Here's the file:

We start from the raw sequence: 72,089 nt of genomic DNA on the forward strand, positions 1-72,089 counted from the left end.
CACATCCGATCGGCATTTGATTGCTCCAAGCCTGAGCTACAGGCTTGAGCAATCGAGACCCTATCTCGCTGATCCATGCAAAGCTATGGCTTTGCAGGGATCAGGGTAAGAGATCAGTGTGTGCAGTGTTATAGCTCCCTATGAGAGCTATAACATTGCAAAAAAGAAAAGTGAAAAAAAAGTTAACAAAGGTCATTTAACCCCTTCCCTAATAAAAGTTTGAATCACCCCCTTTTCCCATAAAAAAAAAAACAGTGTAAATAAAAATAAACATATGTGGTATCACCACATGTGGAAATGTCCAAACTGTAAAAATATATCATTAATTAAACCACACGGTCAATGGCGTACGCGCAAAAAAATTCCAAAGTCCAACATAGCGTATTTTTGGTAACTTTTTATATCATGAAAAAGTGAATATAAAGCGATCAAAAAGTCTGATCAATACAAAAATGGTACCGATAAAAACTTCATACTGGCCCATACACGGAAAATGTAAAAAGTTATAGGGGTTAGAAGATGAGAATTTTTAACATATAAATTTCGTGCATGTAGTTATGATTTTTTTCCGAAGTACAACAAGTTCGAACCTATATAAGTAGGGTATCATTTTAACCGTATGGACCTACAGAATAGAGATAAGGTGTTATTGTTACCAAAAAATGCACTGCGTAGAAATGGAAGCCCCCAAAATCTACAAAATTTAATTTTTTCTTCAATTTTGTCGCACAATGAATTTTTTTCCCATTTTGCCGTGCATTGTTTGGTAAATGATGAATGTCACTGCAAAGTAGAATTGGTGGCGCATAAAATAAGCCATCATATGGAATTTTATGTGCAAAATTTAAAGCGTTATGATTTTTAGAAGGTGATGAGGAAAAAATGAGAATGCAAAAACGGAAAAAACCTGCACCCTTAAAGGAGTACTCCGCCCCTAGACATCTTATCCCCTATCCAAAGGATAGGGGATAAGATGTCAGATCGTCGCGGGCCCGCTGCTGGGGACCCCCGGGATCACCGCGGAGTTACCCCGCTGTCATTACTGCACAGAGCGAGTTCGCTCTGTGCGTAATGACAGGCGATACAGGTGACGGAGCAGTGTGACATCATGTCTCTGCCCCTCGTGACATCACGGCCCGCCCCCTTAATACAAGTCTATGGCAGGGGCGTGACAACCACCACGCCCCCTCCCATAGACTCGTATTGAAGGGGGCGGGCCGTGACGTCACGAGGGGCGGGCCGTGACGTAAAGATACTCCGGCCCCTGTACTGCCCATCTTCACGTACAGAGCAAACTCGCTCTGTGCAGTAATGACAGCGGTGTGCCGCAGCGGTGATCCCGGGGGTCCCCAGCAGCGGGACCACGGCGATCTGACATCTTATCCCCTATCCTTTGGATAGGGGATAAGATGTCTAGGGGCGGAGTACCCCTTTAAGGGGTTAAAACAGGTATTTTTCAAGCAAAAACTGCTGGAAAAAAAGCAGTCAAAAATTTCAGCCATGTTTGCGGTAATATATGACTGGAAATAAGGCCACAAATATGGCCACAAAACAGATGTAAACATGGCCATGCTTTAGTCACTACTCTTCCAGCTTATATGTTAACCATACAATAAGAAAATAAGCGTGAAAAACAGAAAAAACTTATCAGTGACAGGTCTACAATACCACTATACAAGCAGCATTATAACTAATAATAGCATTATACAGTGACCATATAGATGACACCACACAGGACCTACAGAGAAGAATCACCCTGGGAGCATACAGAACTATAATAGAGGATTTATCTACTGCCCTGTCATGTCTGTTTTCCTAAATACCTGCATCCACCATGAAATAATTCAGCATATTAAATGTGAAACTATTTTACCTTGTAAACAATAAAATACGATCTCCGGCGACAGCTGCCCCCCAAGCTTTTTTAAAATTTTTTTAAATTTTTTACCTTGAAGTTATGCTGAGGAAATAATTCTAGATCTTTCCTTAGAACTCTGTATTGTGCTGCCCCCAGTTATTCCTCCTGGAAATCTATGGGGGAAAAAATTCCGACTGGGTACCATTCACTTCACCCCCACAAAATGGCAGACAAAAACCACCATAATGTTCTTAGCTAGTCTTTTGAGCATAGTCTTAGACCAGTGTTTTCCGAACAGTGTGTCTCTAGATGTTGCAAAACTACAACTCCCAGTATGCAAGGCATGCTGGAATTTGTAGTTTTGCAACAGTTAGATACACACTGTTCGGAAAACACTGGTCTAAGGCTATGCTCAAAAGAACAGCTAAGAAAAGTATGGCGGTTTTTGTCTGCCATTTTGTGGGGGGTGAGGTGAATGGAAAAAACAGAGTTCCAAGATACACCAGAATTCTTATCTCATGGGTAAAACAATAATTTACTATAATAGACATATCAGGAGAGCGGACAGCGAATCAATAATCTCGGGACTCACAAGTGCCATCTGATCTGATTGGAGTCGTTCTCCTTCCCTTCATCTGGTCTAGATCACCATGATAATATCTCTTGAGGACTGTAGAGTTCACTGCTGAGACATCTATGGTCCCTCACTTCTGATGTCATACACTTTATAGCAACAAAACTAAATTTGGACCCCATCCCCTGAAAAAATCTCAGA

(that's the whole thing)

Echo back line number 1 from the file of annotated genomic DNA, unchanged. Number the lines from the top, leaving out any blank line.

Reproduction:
We start from the raw sequence: 72,089 nt of genomic DNA on the forward strand, positions 1-72,089 counted from the left end.